The lack of transparency of our new electronic gadgets, Ludwik Kowalski wrote, is an advantage in efficiency, but it also carries potential harm. While I agree, I suggest that the harm could largely be avoided by novel teaching methods and new ways of writing high school textbooks.

What can we do to raise our technological gadgets above the level of black boxes—or black holes that swallow any student involvement? To appropriately connect modern technological tools to the important principles and laws of nature, we need to teach science, technology, engineering, and mathematics (STEM) as a whole, based on unifying principles. That approach should not only remedy some of the problems that Kowalski mentions but also help us to resolve the lingering problems of STEM education altogether. In fact, if I were asked to formulate the educational problems of STEM in one sentence, I would say, “It’s the textbooks.”

I was confronted with the problems of STEM education in 2007, when I was serving on the National Science Board. A memorandum from the chair of the board highlighted “a national action plan for addressing the critical needs of the U.S. science, technology, engineering, and math education system.” The action plan stated, among other things, that vertical integration was a key component for STEM learning. For me, that not only meant an integrated approach to K–12 and higher STEM education but also the integration of important historical knowledge, modern developments, and today’s hot topics. I attempted to summarize the essentials in a tome smaller than the usual, ponderous textbooks that have frustrated students in the past. After several years, I finished Working Knowledge: STEM Essentials for the 21st Century (Springer, 2012). Key to the book’s quantitative teaching and reasonable size (340 pages) is the use of mathematics, including apps from the developers of Mathematica. The book also provides references to additional online resources.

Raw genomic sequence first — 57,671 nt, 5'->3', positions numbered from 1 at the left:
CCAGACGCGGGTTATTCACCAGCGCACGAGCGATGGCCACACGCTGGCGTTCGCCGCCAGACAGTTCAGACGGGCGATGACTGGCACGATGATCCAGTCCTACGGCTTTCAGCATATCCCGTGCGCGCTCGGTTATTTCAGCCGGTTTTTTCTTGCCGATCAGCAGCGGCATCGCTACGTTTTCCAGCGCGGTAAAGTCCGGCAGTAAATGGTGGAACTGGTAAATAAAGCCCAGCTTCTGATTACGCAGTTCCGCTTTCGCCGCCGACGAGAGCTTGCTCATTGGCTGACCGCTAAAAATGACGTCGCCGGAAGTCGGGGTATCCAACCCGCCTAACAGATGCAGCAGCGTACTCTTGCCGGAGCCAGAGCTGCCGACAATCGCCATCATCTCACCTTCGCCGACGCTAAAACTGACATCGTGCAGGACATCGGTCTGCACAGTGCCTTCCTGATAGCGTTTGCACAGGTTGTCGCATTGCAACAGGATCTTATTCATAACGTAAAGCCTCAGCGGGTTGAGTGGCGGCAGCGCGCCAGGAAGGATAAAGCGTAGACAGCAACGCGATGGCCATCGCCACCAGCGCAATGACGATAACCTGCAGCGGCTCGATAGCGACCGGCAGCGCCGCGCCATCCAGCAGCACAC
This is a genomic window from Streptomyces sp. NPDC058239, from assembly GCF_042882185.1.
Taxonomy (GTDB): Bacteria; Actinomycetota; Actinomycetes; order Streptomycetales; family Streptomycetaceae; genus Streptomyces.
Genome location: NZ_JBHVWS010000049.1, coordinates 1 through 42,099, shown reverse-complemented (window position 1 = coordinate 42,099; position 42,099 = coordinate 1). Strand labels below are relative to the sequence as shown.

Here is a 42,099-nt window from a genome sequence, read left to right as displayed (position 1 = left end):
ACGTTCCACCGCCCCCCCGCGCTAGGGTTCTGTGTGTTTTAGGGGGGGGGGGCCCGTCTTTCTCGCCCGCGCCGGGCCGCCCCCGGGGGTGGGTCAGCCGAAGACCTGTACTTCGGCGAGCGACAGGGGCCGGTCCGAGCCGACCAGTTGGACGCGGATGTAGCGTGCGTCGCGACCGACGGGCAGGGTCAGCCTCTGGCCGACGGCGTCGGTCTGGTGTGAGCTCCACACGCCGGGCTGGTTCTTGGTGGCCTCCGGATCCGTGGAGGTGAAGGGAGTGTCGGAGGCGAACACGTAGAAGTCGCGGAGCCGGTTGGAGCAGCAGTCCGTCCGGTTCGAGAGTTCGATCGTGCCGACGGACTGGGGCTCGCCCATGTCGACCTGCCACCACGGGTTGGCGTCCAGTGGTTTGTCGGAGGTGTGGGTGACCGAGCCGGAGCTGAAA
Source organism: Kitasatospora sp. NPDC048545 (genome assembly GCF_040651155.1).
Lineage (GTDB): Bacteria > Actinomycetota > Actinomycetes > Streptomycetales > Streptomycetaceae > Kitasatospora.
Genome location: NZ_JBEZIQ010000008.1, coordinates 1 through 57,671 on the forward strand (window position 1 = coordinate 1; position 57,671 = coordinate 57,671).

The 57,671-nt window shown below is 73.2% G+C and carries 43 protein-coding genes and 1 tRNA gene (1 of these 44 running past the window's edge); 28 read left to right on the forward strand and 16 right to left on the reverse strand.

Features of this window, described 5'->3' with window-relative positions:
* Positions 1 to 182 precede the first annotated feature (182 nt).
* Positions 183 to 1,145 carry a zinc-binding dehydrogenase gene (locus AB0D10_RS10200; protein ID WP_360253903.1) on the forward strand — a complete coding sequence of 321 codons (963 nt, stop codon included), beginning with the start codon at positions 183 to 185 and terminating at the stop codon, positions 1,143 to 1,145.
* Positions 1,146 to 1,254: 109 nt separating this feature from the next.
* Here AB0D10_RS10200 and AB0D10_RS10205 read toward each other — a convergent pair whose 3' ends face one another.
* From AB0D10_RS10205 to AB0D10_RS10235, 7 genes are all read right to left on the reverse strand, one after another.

In my opinion, we simply need to provide more concise, focused, and engaging textbooks and internet tutorials. STEM texts need to treat the broad field as a whole and not as a collection of different subjects. Teachers need to individualize that knowledge for students and connect it to such important topics as global warming, renewable energy, the understanding of DNA, and the marvelous tools of our information age. Not building radios in schools is a small price to pay to accomplish that.